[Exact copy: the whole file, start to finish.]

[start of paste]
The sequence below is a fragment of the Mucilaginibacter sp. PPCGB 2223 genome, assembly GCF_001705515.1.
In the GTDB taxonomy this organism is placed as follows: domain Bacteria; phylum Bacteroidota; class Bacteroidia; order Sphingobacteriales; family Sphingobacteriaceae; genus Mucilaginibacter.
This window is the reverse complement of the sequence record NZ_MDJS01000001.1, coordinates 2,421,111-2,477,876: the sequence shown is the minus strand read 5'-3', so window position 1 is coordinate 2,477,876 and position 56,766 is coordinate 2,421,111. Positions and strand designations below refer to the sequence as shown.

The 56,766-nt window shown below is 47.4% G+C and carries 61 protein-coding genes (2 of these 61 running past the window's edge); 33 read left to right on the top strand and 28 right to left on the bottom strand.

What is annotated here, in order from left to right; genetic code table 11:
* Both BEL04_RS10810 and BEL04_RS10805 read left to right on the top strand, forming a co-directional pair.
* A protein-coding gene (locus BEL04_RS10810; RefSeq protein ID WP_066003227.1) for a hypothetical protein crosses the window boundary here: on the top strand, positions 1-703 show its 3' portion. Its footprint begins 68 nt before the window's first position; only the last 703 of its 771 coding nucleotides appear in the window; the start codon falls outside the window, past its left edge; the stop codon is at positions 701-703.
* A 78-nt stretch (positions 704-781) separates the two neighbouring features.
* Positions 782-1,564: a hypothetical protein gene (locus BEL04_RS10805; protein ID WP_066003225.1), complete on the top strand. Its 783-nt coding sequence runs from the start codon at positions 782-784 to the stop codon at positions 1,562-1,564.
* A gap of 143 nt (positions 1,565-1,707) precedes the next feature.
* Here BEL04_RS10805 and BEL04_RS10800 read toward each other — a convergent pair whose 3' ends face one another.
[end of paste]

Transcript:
The sequence below is a fragment of the Mucilaginibacter sp. PPCGB 2223 genome, assembly GCF_001705515.1.
In the GTDB taxonomy this organism is placed as follows: domain Bacteria; phylum Bacteroidota; class Bacteroidia; order Sphingobacteriales; family Sphingobacteriaceae; genus Mucilaginibacter.
This window is the reverse complement of the sequence record NZ_MDJS01000001.1, coordinates 2,421,111-2,477,876: the sequence shown is the minus strand read 5'-3', so window position 1 is coordinate 2,477,876 and position 56,766 is coordinate 2,421,111. Positions and strand designations below refer to the sequence as shown.

The 56,766-nt window shown below is 47.4% G+C and carries 61 protein-coding genes (2 of these 61 running past the window's edge); 33 read left to right on the top strand and 28 right to left on the bottom strand.

What is annotated here, in order from left to right; genetic code table 11:
* Both BEL04_RS10810 and BEL04_RS10805 read left to right on the top strand, forming a co-directional pair.
* A protein-coding gene (locus BEL04_RS10810; RefSeq protein ID WP_066003227.1) for a hypothetical protein crosses the window boundary here: on the top strand, positions 1-703 show its 3' portion. Its footprint begins 68 nt before the window's first position; only the last 703 of its 771 coding nucleotides appear in the window; the start codon falls outside the window, past its left edge; the stop codon is at positions 701-703.
* A 78-nt stretch (positions 704-781) separates the two neighbouring features.
* Positions 782-1,564: a hypothetical protein gene (locus BEL04_RS10805; protein ID WP_066003225.1), complete on the top strand. Its 783-nt coding sequence runs from the start codon at positions 782-784 to the stop codon at positions 1,562-1,564.
* A gap of 143 nt (positions 1,565-1,707) precedes the next feature.
* Here BEL04_RS10805 and BEL04_RS10800 read toward each other — a convergent pair whose 3' ends face one another.